Martins, Swallows and Swifts

On 27 March I was out walking with my sharp-eyed eight-year-old grandson. “Look, look up there, Grandad, what are those birds?” With my poor eyesight it took me a while to focus on them – sand martins!

The sand martin is one of our earliest summer visitors from Africa. It has brown upperparts and is white underneath with a brown band across the breast. As the name implies, they nest in a hole in a sand or river bank, excavating a tunnel to a chamber where the nest is made. Well, that’s what the book says. Our local sand martins do something a little different. At Zouch, they nest behind the shuttering at the side of the canal cut, accessing via holes in the steel plate. 

I saw my first swallows of the year seven days later when two flew over the Soar, thanks once again to my keen-eyed bird watching pal. Bigger than a sand martin, the swallow’s upperparts are an iridescent blue-black, underparts off-white and the face is a reddish brown. It has long tail streamers, those of the male are noticeably longer than those of the female. Now it’s often called the barn swallow, which reflects the fact that most nest in barns and outhouses. So where did swallows nest before there were barns? They were originally a cave nesting bird but have taken advantage of man-made structures since humans came along.

The next to arrive is the house martin. Again, the clue is in the name. Like the swallow, the house martin builds a cup like mud nest, but prefers the eaves of a house. Some nest on cliffs which were the original nesting sites before we came along to provide lodgings.  A few houses in Hathern are landlords to families of house martins who, like their cousins, have flown in from Africa. Superficially similar to the sand martin, the house martin is blue-black where the sand martin is brown. It doesn’t have the breast band but makes up for it by having a distinctive white rump.

The swift is the last of the four to arrive from Africa in late April or early May and the first to leave in August. Swifts are sooty brown with long curved wings and spend more time on the wing than any other species. I always think that Hathern is the village of the swifts (and not just the sock factory!). Tony Croft is a member of the Leicestershire Swift Network and has had swifts nesting in his nest boxes in Narrow Lane for 37 years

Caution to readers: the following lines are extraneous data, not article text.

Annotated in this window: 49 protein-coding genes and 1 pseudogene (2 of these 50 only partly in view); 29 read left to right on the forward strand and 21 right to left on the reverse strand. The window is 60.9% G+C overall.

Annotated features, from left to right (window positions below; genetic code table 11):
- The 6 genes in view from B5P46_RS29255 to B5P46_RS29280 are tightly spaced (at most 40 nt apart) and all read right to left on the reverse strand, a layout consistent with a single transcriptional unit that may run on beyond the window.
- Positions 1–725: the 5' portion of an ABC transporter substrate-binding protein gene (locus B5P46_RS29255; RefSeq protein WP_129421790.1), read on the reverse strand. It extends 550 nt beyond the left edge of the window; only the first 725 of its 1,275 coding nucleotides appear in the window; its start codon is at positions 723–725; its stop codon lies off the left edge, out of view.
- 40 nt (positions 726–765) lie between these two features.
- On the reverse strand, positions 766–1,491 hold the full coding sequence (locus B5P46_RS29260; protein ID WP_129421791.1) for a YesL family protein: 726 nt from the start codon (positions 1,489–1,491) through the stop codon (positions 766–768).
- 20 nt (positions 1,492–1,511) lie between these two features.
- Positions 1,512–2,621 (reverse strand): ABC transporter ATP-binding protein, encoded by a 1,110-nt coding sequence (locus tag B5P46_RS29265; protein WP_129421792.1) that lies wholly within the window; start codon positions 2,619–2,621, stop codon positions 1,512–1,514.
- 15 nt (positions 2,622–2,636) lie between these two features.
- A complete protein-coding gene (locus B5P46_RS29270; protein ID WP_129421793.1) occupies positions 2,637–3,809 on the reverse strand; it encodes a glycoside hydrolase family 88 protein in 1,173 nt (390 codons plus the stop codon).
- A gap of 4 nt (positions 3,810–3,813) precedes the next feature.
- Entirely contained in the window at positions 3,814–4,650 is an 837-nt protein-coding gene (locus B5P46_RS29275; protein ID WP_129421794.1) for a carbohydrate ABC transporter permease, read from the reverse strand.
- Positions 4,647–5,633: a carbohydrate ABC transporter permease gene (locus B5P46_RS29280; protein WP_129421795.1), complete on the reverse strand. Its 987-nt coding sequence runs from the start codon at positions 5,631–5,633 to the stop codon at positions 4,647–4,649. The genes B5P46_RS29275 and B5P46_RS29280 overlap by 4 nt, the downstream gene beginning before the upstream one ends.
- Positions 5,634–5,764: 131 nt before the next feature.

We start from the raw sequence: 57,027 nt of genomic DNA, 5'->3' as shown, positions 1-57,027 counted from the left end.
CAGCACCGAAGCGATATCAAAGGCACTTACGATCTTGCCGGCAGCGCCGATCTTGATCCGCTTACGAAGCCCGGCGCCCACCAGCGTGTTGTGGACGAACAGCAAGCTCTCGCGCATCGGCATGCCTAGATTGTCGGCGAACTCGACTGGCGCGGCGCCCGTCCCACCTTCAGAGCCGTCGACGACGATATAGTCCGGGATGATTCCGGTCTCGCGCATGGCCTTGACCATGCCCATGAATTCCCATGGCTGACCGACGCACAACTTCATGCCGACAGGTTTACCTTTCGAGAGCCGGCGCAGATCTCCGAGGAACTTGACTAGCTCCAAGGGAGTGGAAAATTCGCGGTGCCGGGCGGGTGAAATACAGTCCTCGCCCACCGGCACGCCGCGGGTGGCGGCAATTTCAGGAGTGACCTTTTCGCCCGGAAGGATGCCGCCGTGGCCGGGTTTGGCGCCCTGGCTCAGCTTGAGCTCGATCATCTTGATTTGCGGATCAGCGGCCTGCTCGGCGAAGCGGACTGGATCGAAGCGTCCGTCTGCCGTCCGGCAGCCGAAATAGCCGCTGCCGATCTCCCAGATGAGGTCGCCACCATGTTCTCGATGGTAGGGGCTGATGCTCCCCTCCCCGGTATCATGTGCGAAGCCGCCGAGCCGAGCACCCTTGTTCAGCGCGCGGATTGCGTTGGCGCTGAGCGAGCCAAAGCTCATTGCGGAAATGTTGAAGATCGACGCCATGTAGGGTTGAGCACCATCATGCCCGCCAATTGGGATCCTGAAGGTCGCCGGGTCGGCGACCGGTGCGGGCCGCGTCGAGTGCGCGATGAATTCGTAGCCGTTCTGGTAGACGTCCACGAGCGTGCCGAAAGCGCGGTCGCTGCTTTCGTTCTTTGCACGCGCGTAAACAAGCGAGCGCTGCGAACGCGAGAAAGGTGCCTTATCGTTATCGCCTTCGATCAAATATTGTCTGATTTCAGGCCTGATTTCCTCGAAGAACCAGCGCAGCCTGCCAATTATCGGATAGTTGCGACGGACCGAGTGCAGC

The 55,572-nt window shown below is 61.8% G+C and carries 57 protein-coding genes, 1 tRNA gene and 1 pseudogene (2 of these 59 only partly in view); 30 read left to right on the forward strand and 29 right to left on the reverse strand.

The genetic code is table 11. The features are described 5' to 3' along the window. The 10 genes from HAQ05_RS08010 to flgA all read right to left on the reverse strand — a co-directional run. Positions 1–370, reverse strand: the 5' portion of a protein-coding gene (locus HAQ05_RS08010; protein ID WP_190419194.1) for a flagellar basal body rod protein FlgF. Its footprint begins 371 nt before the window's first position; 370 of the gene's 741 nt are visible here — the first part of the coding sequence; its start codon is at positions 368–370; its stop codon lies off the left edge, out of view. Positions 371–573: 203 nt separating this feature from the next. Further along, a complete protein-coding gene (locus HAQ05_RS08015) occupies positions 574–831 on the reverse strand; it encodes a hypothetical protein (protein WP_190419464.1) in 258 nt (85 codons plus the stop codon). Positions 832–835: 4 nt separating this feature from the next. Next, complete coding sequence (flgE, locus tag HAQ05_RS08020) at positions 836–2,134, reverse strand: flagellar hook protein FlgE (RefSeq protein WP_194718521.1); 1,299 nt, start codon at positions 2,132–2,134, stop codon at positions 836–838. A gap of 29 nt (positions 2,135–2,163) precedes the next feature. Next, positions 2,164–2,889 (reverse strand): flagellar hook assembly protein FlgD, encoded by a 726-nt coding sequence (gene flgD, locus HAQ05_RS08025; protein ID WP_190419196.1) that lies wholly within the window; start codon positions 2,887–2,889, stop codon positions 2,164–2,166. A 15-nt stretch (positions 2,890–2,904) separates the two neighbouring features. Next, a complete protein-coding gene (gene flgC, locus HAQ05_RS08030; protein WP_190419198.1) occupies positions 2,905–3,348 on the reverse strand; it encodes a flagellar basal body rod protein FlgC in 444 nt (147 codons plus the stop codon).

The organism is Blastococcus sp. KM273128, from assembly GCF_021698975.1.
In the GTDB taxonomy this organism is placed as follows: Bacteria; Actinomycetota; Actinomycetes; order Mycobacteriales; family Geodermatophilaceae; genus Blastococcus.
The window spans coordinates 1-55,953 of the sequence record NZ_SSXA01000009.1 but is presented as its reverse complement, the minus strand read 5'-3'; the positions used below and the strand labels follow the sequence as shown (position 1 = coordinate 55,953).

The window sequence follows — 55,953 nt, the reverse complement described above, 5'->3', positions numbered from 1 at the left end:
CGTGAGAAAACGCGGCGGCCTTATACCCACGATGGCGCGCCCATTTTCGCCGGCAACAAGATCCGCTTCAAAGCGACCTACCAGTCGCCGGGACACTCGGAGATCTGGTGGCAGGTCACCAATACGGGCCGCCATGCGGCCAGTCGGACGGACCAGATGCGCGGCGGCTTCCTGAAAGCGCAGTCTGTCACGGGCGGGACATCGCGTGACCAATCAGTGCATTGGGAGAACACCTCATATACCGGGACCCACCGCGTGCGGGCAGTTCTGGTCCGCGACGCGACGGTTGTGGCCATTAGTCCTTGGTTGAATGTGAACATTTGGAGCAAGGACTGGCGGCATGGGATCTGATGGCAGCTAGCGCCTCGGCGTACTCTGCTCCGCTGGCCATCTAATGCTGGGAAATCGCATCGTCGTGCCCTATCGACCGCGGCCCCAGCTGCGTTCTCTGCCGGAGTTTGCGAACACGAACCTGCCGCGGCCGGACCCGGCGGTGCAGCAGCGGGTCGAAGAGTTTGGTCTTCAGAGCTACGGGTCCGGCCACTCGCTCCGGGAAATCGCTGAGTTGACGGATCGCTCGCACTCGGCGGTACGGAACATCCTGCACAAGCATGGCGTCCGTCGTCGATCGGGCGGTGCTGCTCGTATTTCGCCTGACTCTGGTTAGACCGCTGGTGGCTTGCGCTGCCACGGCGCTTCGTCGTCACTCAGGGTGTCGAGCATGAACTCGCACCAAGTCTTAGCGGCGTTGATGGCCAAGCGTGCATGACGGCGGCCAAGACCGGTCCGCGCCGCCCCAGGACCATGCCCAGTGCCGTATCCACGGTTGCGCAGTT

“We put up nest boxes when we replaced the fascias which prevented the birds from entering the loft. I have five boxes now, three with cameras. Up to three years ago all were occupied with birds fighting to secure a box, but since then there’s been a decline and last year only one box was occupied. However, there are still 30 or so swifts flying in “screaming parties” over the village. There are nests in Narrow Lane and Wide Lane but there must be more nests somewhere. Nationally, swifts have declined by 58% from 1998 to 2018, so they need all the help we can give them.” Tony is willing to give any advice about installing nest boxes – you can contact him on 842634.

Watching these four species all feeding over the Soar on a hot summer’s day is a most pleasurable and memorable experience – not to be missed! 

PS   We had two rare summer visitors recently stop off in Hathern. On 9 April a pair of Ring Ouzels took up temporary residence on the football field. They are like blackbirds with a white bib and nest in mountains and moorland. They were closely followed by more visitors – a large number of birdwatchers!

Thank you to Dave Neville (in connection with Swift Partnership Team)

Ghostly Images